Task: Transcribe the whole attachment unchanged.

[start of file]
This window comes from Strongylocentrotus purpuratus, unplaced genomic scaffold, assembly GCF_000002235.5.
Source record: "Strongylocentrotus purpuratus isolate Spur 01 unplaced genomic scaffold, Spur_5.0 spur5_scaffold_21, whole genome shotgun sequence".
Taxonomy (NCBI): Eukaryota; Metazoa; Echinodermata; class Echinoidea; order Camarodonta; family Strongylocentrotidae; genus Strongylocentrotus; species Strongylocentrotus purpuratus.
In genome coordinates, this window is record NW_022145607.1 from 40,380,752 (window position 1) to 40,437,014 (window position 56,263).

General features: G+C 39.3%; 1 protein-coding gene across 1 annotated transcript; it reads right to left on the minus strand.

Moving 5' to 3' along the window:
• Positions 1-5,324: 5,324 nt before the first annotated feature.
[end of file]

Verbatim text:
This window comes from Strongylocentrotus purpuratus, unplaced genomic scaffold, assembly GCF_000002235.5.
Source record: "Strongylocentrotus purpuratus isolate Spur 01 unplaced genomic scaffold, Spur_5.0 spur5_scaffold_21, whole genome shotgun sequence".
Taxonomy (NCBI): Eukaryota; Metazoa; Echinodermata; class Echinoidea; order Camarodonta; family Strongylocentrotidae; genus Strongylocentrotus; species Strongylocentrotus purpuratus.
In genome coordinates, this window is record NW_022145607.1 from 40,380,752 (window position 1) to 40,437,014 (window position 56,263).

General features: G+C 39.3%; 1 protein-coding gene across 1 annotated transcript; it reads right to left on the minus strand.

Moving 5' to 3' along the window:
• Positions 1-5,324: 5,324 nt before the first annotated feature.